by Ben Taub
Bad habits are never easy to kick, and the reason could be down to more than just flimsy will power. According to a new study into the neurological mechanisms behind habit formation, such problematic modes of behavior can actually cause changes in the way the brain is wired, to the point where our little (or not so little) imperfections become written into our mental machinery.
This process is mediated via the dorsolateral striatum, a brain region that processes sensory-motor signals in order to stimulate the striatal projection neurons (SPNs) of another part of the brain called the basal ganglia, which has been associated with controlling habitual behavior. The SPNs in the basal ganglia are arranged in two pathways, called the direct and indirect pathways.
Previous research has indicated that the SPNs of the direct pathway stimulate action, while those of the indirect pathway inhibit action. As such, the direct and indirect pathways are sometimes described as the “go” and “stop” pathways, respectively.
To test how these mechanisms become disrupted by the formation of habits, a team of researchers from Duke University conducted an experiment in which mice were trained to press a lever in order to receive a sugary pellet. When the supply of these treats was later stopped, some mice continued to press the lever – indicating they had formed a habit – while others did not. The researchers then used a dye to observe the firing of neurons in the basal ganglia of the mice, noting the differences between those who had formed a habit and those who had not.
Describing their findings in the journal Neuron, the study authors reveal that firing rates increased for both the direct and indirect pathways in habit-forming mice, and that the order in which these neurons fired had become disrupted. More specifically, they found that the SNPs of the “go” pathway tended to fire earlier than those of the “stop” pathway, which would appear to explain why the mice habitually performed a particular action.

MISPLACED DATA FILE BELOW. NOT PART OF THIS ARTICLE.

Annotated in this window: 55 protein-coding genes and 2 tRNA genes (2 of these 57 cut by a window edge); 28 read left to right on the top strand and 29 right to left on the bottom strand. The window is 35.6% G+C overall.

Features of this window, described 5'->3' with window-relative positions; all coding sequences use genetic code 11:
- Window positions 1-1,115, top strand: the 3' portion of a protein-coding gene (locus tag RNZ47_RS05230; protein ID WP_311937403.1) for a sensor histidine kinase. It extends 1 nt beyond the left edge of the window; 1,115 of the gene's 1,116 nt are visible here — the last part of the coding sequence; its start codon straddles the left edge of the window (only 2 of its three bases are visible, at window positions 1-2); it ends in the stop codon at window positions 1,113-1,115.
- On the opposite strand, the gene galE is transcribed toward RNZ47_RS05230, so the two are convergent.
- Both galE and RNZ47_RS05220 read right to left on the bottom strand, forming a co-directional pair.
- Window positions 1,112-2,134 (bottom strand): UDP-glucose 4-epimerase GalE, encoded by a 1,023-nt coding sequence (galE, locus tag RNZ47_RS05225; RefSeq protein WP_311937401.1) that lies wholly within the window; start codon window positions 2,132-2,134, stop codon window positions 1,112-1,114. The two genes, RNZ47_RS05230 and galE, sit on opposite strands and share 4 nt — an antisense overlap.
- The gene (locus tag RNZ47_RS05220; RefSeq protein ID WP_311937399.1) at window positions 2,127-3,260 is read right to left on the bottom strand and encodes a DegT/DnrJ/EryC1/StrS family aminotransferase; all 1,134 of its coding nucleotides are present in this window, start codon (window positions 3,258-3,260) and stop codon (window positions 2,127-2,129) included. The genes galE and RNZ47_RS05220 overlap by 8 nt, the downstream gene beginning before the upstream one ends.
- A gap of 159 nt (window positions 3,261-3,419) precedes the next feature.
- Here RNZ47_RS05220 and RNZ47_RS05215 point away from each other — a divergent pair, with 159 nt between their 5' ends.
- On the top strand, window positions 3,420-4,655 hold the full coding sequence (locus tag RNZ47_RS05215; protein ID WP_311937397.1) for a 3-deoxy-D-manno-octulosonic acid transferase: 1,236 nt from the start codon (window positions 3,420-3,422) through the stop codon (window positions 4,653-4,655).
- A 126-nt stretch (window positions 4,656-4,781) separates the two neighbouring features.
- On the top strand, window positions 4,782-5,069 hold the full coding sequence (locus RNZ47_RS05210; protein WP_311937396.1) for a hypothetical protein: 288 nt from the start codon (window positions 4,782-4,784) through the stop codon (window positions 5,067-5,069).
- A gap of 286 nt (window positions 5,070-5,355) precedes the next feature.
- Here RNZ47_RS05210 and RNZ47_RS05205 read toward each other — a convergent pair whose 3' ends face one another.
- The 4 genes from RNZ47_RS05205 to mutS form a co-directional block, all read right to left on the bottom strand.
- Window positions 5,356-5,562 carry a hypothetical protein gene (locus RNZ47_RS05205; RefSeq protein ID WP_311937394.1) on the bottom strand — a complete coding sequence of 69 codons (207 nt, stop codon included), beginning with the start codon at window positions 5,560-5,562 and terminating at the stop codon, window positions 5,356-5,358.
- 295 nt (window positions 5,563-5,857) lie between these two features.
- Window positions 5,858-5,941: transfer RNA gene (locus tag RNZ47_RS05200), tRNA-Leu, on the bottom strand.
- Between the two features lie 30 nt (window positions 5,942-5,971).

Furthermore, they noted that this disparity between direct and indirect SNPs was apparent throughout the basal ganglia, rather than just in those neurons involved in the lever-pressing task. Because of this, they suggest that the formation of a single habit causes “broad modifications” to the neural firing pathways of the brain, which may then make a person more vulnerable to developing other habits. In other words, it may be possible to develop a “habit-forming brain.”
To conclude their study, the researchers attempted to erase the habit that some of the mice had developed. To do so, they began rewarding mice with treats if they stopped pressing the lever, and then once again traced the neural patterns in those who overcame their habit.
This was found to result in a reduction in direct SNP firing, but did not affect indirect SNP firing. Therefore, the study authors conclude that while the formation of a habit distorts both pathways, the erasure of this behavior only affects one of the two pathways.
Whether or not this research can be used to develop new treatments for those with harmful habits such as addictions remains to be seen. For instance, while these findings raise the possibility of erasing habits by stimulating certain neurons, such as through a technique known as transcranial magnetic stimulation, the side effects of any such intervention could ultimately outweigh the benefits, since the neurons of the basal ganglia are involved in a wide range of processes beyond those associated with habit formation.